Cat scratch disease is usually a self-limited condition with resolution of tender lymphadenopathy within 2 to 8 weeks.2,3 In 1 prospective trial, 90% of patients had resolution of lymphadenopathy after 16 weeks.4 In murine studies, B henselae is mostly cleared by cell-mediated immunity, with significant induction of a Th1 cytotoxic T-cell response.5 Immunocompetent children almost invariably control dissemination of the disease, with few exceptions.6
The efficacy of antibiotics in speeding the resolution of Bartonella-associated lymphadenitis is uncertain. A placebo-controlled study found that a 5-day course of azithromycin treatment was efficacious in decreasing the size of the affected lymph nodes within the first 30 days of treatment, but patients exhibited similar resolution beyond 30 days regardless of treatment.4 Azithromycin is the most commonly used antimicrobial agent, but other antibiotics with efficacy include clarithromycin, rifampin, ciprofloxacin, and trimethoprim/sulfamethoxazole.7 Parenteral gentamicin is also effective.8 The American Academy of Pediatrics’ Committee on Infectious Diseases recommends a 5-day course of azithromycin as a treatment option in immunocompetent children with no complications.8 This treatment regimen is recommended for all patients with painful adenitis, hepatic or splenic involvement, or immunocompromised status.
Most of the concern for immunocompromised patients centers on dissemination of disease, which has been reported in transplant patients.9,10 Dissemination can include a range of manifestations, including encephalitis, retinitis, bacillary angiomatosis, and peliosis. Persistent adenopathy is rare, even among immunocompromised patients.11,12 Indeed, our hospital treats a high volume of immunocompromised patients; we are unaware, however, of other cases of Bartonella adenitis persisting for such an extended period of time despite prolonged antibiotic treatment. To the best of our knowledge, no similar cases have been reported in the literature. Our patient, while immunosuppressed, had a relatively intact immune system. Although she was receiving small doses of prednisone, she was never neutropenic and showed no signs of T-cell suppression, such as reactivation of herpes simplex virus, cytomegalovirus, or Candida mucositis. Our patient showed no signs of systemic disease, perhaps because she was persistently maintained on antibiotic therapy. Further studies are needed to determine whether she had an unusual pathogenic variant or a subtle immune defect that caused her prolonged disease.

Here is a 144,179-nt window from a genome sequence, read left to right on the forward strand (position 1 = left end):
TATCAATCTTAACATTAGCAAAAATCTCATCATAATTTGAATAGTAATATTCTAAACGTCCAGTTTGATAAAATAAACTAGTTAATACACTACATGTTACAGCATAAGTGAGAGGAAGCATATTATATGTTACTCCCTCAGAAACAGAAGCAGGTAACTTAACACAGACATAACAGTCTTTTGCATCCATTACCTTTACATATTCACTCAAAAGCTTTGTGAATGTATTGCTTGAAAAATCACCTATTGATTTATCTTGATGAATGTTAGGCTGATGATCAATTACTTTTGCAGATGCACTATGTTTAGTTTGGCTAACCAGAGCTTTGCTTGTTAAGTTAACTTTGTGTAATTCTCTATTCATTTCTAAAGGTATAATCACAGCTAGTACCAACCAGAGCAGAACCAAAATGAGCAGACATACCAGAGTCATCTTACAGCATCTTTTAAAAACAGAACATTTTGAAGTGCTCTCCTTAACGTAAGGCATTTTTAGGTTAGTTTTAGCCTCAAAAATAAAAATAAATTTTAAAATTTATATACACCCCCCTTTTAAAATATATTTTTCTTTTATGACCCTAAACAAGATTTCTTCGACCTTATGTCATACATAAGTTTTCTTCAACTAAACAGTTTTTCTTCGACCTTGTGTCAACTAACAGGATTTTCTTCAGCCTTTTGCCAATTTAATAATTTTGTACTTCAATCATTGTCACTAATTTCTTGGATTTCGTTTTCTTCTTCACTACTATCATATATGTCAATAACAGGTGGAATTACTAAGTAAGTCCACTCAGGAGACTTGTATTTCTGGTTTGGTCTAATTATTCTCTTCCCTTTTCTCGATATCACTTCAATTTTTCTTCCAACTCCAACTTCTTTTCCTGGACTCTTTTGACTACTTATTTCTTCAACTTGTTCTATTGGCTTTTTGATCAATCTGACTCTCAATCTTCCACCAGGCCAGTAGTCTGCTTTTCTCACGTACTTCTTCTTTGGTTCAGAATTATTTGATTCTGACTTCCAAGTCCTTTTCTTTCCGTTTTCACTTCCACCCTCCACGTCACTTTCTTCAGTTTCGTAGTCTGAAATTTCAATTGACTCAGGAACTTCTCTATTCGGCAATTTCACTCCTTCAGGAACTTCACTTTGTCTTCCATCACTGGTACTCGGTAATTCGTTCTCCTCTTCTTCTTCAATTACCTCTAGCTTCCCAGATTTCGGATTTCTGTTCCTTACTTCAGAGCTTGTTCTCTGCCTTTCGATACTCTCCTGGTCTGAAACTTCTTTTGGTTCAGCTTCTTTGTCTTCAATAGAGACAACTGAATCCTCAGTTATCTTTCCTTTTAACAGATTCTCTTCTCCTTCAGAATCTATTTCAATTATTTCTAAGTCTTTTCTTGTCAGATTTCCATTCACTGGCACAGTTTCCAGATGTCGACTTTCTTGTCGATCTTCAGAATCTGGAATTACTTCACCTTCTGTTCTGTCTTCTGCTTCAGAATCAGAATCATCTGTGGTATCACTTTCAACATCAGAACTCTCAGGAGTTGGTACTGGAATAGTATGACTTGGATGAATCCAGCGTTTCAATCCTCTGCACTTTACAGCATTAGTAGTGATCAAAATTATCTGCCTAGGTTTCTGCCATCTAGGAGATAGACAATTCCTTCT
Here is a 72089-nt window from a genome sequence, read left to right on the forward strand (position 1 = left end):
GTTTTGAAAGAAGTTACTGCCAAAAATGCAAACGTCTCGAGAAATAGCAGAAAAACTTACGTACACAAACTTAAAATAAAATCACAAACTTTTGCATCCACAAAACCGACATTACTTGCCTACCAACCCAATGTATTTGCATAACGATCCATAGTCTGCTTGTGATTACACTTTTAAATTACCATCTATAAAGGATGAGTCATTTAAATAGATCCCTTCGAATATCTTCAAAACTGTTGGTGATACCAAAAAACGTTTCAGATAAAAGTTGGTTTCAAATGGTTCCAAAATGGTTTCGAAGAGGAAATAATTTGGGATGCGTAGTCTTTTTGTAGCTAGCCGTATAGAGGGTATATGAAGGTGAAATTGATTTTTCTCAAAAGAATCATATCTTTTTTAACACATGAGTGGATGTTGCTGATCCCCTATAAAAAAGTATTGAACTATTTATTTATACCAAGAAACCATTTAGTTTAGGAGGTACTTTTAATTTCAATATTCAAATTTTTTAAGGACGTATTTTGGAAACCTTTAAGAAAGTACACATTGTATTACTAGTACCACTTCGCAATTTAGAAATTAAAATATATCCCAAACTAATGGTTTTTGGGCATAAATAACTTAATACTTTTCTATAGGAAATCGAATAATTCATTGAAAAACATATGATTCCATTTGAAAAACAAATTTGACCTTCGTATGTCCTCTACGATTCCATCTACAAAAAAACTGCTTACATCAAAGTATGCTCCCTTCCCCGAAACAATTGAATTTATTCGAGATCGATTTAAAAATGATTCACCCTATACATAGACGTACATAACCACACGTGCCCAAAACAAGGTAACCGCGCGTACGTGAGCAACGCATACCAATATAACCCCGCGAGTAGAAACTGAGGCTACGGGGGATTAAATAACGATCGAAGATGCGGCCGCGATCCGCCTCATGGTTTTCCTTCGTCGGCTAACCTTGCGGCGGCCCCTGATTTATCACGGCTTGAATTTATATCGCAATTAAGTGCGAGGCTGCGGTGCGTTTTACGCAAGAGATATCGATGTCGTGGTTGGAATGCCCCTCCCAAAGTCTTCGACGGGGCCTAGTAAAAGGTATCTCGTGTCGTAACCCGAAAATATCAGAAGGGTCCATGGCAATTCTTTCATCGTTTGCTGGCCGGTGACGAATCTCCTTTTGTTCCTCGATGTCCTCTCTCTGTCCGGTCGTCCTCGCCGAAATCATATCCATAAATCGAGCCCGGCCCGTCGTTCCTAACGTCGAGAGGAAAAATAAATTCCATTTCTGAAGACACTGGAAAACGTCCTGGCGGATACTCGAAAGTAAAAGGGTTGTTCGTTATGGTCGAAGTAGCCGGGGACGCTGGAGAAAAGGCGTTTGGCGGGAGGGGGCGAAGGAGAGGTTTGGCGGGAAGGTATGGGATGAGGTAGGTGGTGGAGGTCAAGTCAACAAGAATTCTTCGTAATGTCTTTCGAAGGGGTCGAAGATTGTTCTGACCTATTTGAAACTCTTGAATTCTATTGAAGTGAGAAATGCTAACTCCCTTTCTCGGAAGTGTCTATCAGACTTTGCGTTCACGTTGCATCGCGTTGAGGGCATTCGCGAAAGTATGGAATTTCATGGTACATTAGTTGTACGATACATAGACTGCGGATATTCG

For regional lymphadenopathy, surgical incision and drainage have been associated with development of draining sinus tracts and are therefore not recommended.13 However, an excisional biopsy can be performed if adenopathy persists or if the diagnosis is unclear. Excisional biopsy offers the dual benefit of diagnostic studies for confirmation of tissue infection with elimination of concern for other infectious agents and a favorable outcome.14 In the present case, complete excisional biopsy of all palpable nodes was the only intervention that led to resolution of the disease. We therefore suggest that unrelenting Bartonella lymphadenitis beyond 16 weeks should prompt consideration of surgical excision of affected sites.
- Accepted February 10, 2015.
- Address correspondence to Katherine Y. King, MD, PhD, Section of Infectious Diseases, 1102 Bates St, Suite 1150, Houston, TX 77030. E-mail:
Dr Eldin provided commentary about the glomerular biopsy results; Dr Hicks provided the tissue pathology picture and discussion regarding the tissue pathology report; Dr Mazziotti provided a description of the patient’s surgical care; Dr Starke provided the discussion about early management of the patient and provided the anatomic photograph; and Drs King and Michael wrote the manuscript. All authors participated in the care of the patient, commented on the manuscript, and agree to be accountable for all aspects of the work.
FINANCIAL DISCLOSURE: The authors have indicated they have no financial relationships relevant to this article to disclose.
FUNDING: No external funding.
POTENTIAL CONFLICT OF INTEREST: The authors have indicated they have no potential conflicts of interest to disclose.
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- Copyright © 2015 by the American Academy of Pediatrics